On FaceBook recently a group I subscribe to for retro game news had the following question:
“With all the games you own and so little time… How do you manage your time between work or school, family, food, gaming, etc… i need to hear the secret so i can get more gaming in… —- Brent”
My brief reply was “I made gaming my job.” Then later explained that “I teach game design.” I’m rather lucky in this regard.
A former boss once told me “If I come into your office and you’re not playing a game, then you’re not working!” I laughed at the time, but took to heart his implicit support, which attempted to counter the muttered complaints of Engineering and Computing colleagues, who seemed to think playing was all I did.
Sadly, this wasn’t the case. I did play games more back then than I do now, but it was never the majority of the time. Furthermore, what I played was either determined by suggestions from students (“What they were into.”) or hidden gems I discovered for myself (“What they should be into.”), all of which fed into a ‘Gaming Culture’ we were trying to seed in our students.
In a way, the idea of a gaming culture is the secret to Brent’s conundrum. Yet there are more ways to achieve an increase in gaming time than many have suggested. The reason wives, spouses and children (as well as the dreaded work and responsibilities) take time away from gaming is because other people need that time.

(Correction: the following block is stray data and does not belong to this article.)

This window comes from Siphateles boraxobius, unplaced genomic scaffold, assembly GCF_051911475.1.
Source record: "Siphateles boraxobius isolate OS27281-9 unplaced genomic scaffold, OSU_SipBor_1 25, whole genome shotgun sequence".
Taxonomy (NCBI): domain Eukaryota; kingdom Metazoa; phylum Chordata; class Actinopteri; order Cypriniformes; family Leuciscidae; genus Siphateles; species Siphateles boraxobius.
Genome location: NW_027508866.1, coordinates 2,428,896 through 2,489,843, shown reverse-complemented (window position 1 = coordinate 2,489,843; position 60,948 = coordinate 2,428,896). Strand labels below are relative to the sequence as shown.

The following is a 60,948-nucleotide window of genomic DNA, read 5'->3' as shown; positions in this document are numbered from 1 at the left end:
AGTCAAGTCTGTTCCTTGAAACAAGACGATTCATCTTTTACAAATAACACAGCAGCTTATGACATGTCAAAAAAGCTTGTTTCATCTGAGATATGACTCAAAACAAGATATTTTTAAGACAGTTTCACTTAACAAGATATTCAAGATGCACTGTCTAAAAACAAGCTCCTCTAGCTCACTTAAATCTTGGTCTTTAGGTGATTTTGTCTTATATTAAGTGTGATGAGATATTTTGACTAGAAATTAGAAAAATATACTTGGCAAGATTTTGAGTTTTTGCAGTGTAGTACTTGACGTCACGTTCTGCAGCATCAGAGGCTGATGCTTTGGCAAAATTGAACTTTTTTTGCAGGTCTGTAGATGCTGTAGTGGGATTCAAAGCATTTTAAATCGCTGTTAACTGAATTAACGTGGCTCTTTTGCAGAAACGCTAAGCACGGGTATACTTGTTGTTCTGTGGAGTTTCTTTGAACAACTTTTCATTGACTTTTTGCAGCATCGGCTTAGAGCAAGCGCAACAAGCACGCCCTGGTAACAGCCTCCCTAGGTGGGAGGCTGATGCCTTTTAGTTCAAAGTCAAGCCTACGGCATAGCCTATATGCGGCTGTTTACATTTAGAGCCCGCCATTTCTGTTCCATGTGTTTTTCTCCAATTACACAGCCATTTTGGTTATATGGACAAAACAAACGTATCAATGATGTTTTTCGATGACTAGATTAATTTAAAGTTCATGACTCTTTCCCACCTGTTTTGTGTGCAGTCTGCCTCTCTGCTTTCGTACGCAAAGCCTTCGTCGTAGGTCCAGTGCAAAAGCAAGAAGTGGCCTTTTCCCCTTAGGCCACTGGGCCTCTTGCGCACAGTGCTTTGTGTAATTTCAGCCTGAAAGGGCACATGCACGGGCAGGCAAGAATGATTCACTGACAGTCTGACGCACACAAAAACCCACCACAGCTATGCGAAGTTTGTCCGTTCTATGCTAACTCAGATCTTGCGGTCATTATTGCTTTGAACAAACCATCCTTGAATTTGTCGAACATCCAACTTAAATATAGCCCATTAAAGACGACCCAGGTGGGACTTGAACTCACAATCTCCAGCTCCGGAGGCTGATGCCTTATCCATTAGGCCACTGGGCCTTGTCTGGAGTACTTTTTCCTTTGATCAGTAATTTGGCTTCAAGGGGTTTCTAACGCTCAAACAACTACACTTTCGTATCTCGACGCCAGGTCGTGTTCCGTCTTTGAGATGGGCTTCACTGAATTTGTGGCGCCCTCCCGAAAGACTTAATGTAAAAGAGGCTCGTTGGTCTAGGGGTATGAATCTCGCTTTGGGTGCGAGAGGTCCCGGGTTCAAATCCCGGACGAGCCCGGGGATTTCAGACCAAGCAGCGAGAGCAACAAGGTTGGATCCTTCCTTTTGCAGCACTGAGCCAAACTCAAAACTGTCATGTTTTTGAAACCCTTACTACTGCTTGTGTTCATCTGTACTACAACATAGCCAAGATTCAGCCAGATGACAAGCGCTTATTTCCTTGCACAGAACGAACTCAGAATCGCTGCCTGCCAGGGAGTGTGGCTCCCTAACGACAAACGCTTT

Family time is the glue that binds social relationships. It’s the same, in an odd way, for work commitments. The key is to find ways for games to fulfil that social obligation. One way is by the good old board game. Several game journalists, Ray included here at Expansive, have recognised that ‘game literacy’ requires a diverse set of experiences, including board and card games, which capture the abstract essence of many video game designs. Did you know many developers ‘paper prototype’ even first person shooters prior to development?
We aren’t talking Monopoly here, but there is a wealth of amazing board games available. And the great thing is that time spent on these with partners and children, and even the in-laws, hits that need/desire for gaming, while acknowledging quality time. “The family that plays together stays together!”
You never know, reluctant spouses might see more benefits in play than just thinking your console time is wasted, lost hours. My own observations of cranking up an original XBox to play Halo with my teenage daughters, now just old enough, has been a bonding experience! While I’m likely never to convert my wife into a game pad wielding FPS player, she has seen this ‘Daddy/Daughter’ time as really productive. WIN!
How do you manage your game time? Are you getting enough?